Potrc’s explorations of how communities solve the tribulations any group of people living together inevitably face often take the shape of ‘Case Studies’, multilayered works that are manifested as texts that Potrc posts up on her website (http://www.potrc.org). For her online project Urban Independent Potrc asks ‘What does India’s Barefoot College have in common with the annual Burning Man gathering in the United States, the Dutch urban development project Leidsche Rijn, Jordan’s East Wahdat Upgrading Program, and the Rural Studio in Alabama? While each of these settlements represents a distinct local story, none of them have accepted established ways of envisioning community or the regulations imposed by society. Their success is founded upon the active participation of individuals in designing, building, and implementing their architecture and infrastructure systems.’ For the project Potrc asked a representative from each group – either the founder or a participant – to respond to a set of questions that explore the motivations and implications of what they have achieved: ‘What was the catalyst for your endeavour? Whose community is it? What models did you look at while developing this project? What problem-solving practices have been instrumental in creating locally responsive solutions? Can these be applied to other communities? And what does the future bring?’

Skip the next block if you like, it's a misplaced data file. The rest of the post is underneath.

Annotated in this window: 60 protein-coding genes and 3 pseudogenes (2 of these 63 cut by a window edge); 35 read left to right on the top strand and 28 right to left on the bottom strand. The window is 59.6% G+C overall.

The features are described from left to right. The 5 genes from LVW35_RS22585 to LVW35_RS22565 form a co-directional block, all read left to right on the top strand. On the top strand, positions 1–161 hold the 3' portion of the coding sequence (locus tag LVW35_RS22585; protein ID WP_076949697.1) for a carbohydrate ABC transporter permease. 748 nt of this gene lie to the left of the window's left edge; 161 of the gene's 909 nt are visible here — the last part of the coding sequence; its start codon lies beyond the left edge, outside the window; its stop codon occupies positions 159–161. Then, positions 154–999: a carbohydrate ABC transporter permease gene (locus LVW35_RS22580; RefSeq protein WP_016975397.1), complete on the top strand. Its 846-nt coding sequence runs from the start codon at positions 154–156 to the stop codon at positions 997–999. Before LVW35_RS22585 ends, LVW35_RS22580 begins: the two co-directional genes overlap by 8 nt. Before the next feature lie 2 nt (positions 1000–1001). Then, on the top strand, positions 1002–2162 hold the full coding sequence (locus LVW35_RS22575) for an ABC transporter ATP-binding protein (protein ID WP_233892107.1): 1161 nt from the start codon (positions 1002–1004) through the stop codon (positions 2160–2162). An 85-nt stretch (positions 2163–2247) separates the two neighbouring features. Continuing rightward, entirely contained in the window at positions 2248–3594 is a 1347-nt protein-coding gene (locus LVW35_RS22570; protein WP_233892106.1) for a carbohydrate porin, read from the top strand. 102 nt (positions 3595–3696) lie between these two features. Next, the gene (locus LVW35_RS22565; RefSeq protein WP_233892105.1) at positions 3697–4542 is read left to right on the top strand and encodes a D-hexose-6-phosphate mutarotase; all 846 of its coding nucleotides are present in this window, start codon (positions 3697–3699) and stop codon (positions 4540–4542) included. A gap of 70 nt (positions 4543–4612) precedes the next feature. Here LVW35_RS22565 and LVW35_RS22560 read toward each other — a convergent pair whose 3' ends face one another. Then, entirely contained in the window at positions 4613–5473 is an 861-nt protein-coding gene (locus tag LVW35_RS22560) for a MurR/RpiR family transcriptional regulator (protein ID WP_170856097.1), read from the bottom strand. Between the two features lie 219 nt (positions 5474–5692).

Potrc’s work is complicated and, at times, superficially contradictory. Although the focus of her attention is seemingly a long way, in every sense, from the cool environment of the conventional gallery space, she obviously regularly exhibits in major commercial galleries, museum shows and biennials. Her practice inevitably raises questions about the aptness of an art gallery as a site for the discussion of social deprivation. As Jan Verwoert has asked: ‘Is it a politically legitimate gesture to appropriate architectural forms born from need and necessity and restage them in the context of an art discourse?’7 To Potrc the answer to such a question could only be ‘no’ if you believe that art galleries are the decadent ruins of a once potent site of discussion – something that Potrc, who talks passionately about the still untapped potential of art’s educational and communicative role, doesn’t believe for a second. For her, art at its best is a form of consciousness-raising and possibility, and the gallery a site for reflection and discussion.